Get to Know Climate2024-05-16T22:37:19+00:00

Get to Know Snowpack

In the Yampa Valley

In the Yampa Valley and throughout Colorado, we get the vast majority of our water from snow.

The amount (depth) of snow the Yampa basin receives during the winter is one important indicator of how much water we will have in our streams and rivers the following spring, but not all snow is the same in terms of the amount of water it provides.

One way to assess snowpack is by looking at its snow water equivalent (SWE). SWE, pronounced “s-wee”, is a measurement used to determine how much water is in the snowpack. Peak SWE is the date during the year when the snowpack reaches its maximum SWE. The timing and magnitude of peak SWE is used to estimate the amount of water expected to runoff into our rivers and streams during the spring and summer months. Our regional water and resource managers use these values to plan for water use decisions related to agriculture, recreation and flood management.

Snow water equivalent (SWE)

SWE, pronounced “s-wee”, is a measurement used to determine how much water is in the snowpack

Peak SWE

The date during the year when the snowpack reaches its maximum SWE.

Learn more about SWE and the important role it plays in our snowpack and community:

Community Challenge:

Can you guess this year’s peak snowpack date?

To kick off the ‘Get to Know’ series, we are hosting a community challenge to guess the peak snowpack date at the Tower SNOTEL station on Buffalo Pass. SWE is one of the many variables collected at SNOTEL stations by the USDA Natural Resource Conservation Service. Use the below chart to learn about past SWE patterns and guess this year’s peak at the Tower station!

All entries for the correct or closest to correct date will be entered to win a raffle. Submit your answer at the link below, the contest closes on April 30.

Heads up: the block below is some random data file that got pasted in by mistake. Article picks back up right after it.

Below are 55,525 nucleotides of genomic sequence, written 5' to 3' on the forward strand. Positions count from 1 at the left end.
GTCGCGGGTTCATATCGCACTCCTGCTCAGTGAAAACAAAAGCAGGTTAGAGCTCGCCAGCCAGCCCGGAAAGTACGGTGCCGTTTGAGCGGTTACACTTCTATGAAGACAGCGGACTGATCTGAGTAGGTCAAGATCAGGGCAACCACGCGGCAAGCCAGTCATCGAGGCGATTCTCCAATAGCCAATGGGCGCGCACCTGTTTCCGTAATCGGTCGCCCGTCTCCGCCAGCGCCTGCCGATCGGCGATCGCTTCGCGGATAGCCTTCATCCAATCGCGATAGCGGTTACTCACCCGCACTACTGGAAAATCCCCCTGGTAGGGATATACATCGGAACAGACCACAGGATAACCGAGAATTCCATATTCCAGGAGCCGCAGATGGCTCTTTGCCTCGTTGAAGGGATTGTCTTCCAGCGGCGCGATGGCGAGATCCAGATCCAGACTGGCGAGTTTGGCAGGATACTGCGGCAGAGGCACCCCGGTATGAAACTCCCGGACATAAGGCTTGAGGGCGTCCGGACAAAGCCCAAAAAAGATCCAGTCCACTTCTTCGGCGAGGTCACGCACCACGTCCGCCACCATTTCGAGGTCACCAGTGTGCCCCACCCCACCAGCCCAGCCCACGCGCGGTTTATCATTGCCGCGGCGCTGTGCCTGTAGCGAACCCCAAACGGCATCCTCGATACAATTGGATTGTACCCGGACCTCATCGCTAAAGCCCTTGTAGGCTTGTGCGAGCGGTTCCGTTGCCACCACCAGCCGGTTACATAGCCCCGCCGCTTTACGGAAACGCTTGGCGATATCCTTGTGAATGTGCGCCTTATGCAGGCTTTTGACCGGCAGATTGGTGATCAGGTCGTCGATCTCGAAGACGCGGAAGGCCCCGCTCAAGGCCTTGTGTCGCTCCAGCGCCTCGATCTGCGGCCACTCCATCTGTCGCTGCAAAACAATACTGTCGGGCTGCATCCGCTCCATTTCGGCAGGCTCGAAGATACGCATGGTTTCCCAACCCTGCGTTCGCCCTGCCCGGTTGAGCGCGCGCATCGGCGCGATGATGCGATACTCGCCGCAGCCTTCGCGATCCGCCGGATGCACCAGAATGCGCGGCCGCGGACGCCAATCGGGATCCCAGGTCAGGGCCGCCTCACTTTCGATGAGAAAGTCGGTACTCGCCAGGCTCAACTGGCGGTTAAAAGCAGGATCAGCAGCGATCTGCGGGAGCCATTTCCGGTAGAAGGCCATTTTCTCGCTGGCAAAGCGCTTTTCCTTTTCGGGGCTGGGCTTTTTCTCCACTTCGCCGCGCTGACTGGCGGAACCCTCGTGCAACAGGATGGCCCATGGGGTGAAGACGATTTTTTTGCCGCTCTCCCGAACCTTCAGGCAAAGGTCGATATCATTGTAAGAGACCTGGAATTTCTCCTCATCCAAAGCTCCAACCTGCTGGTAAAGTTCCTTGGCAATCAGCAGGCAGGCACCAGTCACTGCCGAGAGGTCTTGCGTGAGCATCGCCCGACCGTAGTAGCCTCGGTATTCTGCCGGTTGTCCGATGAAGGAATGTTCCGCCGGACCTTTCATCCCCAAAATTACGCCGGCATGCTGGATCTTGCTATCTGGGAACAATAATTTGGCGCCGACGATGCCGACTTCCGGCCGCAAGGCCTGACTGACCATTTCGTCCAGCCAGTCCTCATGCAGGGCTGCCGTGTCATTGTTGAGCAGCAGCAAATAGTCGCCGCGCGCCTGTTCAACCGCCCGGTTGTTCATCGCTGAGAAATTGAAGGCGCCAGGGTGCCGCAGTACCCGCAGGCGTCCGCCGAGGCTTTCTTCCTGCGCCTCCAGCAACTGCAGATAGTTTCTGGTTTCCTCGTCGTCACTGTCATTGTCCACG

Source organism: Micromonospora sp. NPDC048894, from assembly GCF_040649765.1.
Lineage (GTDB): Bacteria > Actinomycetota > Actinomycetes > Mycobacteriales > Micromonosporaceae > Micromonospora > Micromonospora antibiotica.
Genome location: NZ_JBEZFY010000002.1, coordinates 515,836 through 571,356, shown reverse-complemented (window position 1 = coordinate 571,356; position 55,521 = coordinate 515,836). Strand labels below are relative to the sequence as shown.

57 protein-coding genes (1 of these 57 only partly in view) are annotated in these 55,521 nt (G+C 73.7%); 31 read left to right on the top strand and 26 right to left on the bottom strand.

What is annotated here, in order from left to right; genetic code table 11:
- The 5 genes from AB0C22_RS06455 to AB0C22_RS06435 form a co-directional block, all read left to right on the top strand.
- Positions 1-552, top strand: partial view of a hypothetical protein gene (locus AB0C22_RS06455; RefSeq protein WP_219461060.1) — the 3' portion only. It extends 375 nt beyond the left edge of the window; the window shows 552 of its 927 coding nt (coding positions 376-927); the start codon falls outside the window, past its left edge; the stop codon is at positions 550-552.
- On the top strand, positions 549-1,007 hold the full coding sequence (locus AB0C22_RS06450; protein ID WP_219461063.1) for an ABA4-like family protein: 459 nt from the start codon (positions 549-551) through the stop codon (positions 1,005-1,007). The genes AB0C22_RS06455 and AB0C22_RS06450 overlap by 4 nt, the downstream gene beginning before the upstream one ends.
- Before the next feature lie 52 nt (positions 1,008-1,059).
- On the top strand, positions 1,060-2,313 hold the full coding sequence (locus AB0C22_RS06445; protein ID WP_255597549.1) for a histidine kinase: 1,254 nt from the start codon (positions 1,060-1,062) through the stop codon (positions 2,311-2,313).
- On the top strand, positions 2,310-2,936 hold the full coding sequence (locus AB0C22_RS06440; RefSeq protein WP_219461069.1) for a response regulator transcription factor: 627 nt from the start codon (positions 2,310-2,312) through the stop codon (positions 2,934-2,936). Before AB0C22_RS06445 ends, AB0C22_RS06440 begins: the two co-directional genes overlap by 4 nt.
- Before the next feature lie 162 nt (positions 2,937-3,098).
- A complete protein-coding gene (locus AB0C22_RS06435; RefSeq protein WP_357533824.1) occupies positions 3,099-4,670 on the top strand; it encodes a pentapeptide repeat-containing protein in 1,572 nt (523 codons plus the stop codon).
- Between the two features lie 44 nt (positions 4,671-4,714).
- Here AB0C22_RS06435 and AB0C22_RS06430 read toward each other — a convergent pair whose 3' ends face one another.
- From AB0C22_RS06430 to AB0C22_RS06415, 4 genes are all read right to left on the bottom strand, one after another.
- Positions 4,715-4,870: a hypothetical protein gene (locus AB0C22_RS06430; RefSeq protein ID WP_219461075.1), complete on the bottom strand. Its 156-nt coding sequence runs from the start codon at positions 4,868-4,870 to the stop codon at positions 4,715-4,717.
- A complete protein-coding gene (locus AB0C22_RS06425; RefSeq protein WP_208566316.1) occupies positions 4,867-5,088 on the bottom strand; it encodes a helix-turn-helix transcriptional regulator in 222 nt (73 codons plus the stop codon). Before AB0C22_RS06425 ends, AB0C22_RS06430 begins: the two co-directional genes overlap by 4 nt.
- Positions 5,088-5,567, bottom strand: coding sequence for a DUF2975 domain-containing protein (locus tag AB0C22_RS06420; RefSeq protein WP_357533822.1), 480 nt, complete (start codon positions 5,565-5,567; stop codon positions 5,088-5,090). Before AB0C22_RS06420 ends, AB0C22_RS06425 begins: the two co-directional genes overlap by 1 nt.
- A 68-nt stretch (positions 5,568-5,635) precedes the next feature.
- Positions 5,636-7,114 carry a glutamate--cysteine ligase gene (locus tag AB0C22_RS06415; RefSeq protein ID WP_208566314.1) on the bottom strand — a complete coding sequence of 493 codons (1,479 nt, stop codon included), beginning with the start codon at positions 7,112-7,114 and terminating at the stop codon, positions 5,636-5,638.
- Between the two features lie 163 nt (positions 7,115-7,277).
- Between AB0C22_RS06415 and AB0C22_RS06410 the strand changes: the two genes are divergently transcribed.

Use the above graph to learn about past SWE patterns and guess this year’s peak at the Tower SNOTEL station! The graph compares a few years of snowpack trends at the Tower station. The vertical axis shows snow water equivalent (SWE) magnitude in total inches, indicating how much water the snowpack is holding. The horizontal axis points to the corresponding date and helps us identify the date where the maximum, “peak” SWE; note that the shape of these trends are indeed reminiscent of a mountain peak!

The blue line follows SWE throughout 2011, when it measured the highest peak SWE value on record on May 28. In orange, the values for 2012, just one year later, measured the lowest peak SWE value on record on March 23. We can use patterns from these remarkable years, along with the 30-year median and 2022 peak dates to give us insight on what our SWE magnitude and timing will look like this year.

 

Get to Know Snowpack Video

 

 

In a snowmelt dominated region like the Yampa Valley, snow is a major source of water. Even after a record winter like the 2022-23 season, trends of climate change are long-term, we are getting hotter and drier.

Join us in a discussion with Kent Vertrees, long time Recreator and Outdoor Educator in Northwest Colorado, to learn about the importance of understanding long-term trends in our snowpack from the recreation perspective.

This video is a part of YVSC’s new “Get to Know Climate” series. Follow along to learn more about climate in the Yampa Valley from local experts and community members.

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